(Chicago) – Poll: Cardinal Francis George’s flock is flocking to support same sex marriage, a new poll says.
Illinois voters who identified as Catholic favor gay marriage by a 2-to-1 margin.
Catholic voters actually offered more support for marriage equality legislation when told that some public figures, including Cardinal George and Catholic bishops, oppose marriage between same-sex couples, according to a new poll by Fako & Associates of Lisle, IL, a national public opinion research firm.
Overall, 52 percent of Illinois voters support legalizing marriage for gay and lesbian couples, and the figure edged up to 54 percent support when pollsters shared information about the summer’s U.S. Supreme Court ruling that overturned federal restrictions against recognizing same-sex marriages.
Equality Illinois, the state’s largest gay rights group, commissioned the poll.
“With Illinois same-sex couples suffering because they cannot access federal benefits available to married couples, the time is now in the fall legislative session for the House to complete its unfinished business on the marriage bill,” said Bernard Cherkasov, CEO of Equality Illinois, referring to legislation, Senate Bill 10, sponsored by State Rep. Greg Harris (D-Chicago), which has already passed the Illinois Senate, but which has stalled in the Illinois House.
“With these poll results, there is certainly no political reason why representatives shouldn’t pass it in overwhelming numbers,” Cherkasov continued. “There are simply no excuses left. We expect every House member who has expressed support publicly or privately for marriage equality or who has been leaning in favor of it to vote ‘aye.'”
Some of the major findings from the statewide poll, taken October 8-10, 2013 include:
- 52 percent supported legalizing marriage for gay and lesbian couples; 40 percent opposed.
- Support grew to 54 percent, with opposition dropped to 39 percent, when voters contemplated that Illinois gay and lesbian couples still do not have access to over 1,100 federal rights and protections stemming from marriage after the U.S. Supreme Court ruled that a section of the Defense of Marriage Act is unconstitutional.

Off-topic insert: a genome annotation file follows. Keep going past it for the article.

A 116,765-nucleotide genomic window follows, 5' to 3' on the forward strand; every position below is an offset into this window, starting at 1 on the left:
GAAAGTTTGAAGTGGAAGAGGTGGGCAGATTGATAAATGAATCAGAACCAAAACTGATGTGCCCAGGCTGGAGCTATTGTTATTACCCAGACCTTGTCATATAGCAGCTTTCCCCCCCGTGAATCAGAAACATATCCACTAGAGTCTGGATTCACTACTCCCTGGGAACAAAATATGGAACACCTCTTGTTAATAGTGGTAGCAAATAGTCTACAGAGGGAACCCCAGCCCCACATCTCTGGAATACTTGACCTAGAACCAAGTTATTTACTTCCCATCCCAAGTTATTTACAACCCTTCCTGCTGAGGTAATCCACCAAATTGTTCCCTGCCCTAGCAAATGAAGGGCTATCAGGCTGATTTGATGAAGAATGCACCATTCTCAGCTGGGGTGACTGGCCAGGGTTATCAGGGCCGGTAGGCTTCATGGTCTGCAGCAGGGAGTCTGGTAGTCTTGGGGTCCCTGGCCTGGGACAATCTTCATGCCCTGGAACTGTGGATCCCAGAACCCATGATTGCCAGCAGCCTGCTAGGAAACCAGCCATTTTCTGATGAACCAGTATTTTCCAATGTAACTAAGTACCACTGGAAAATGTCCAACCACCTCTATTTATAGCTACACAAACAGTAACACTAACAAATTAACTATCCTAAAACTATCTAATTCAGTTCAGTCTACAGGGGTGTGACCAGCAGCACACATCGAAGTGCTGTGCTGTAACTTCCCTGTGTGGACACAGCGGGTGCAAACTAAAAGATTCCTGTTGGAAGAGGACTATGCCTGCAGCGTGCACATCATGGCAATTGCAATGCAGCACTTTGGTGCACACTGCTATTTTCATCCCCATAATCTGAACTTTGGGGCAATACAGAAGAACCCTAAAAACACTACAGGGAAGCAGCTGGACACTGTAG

- Support stayed solid at 53 percent, with 41 percent opposed, when pollsters read a balanced, factual statement about who supported the bill, including President Barack Obama and U.S. Senator Mark Kirk (R-Illinois), and who opposed it, including Catholic Cardinal Francis George of Chicago and Bishop Thomas Paprocki of Springfield.
- Catholics supported marriage fairness 61 percent to 32 percent; Catholic support increased to 63 percent, 31 percent opposed, when read the balanced statement that included the bishops’ opposition.
- Hispanic voters supported the freedom to marry 63 percent to 29 percent opposed, a level of support that increased to 70 percent when the Supreme Court decision was explained.
- African American voters favored the law by a 55 percent to 36 percent majority.
- Women supported the proposed marriage law 57 percent to 34 percent opposed.
- And the level of support among all the groups grew the younger the voter being interviewed: 63 percent of voters under 50 backed the law, and that grew to 78 percent support from voters under age 35.
“But Illinois political figures who want to be on the right side of history and who have an eye on the future should take note that every year support for this only strengthens and the electorate favors marriage equality with increasing fervor as the voters get younger,” Chekasov said.
The survey of 600 of Illinois voters had a margin of error of plus or minus 3.94 percent.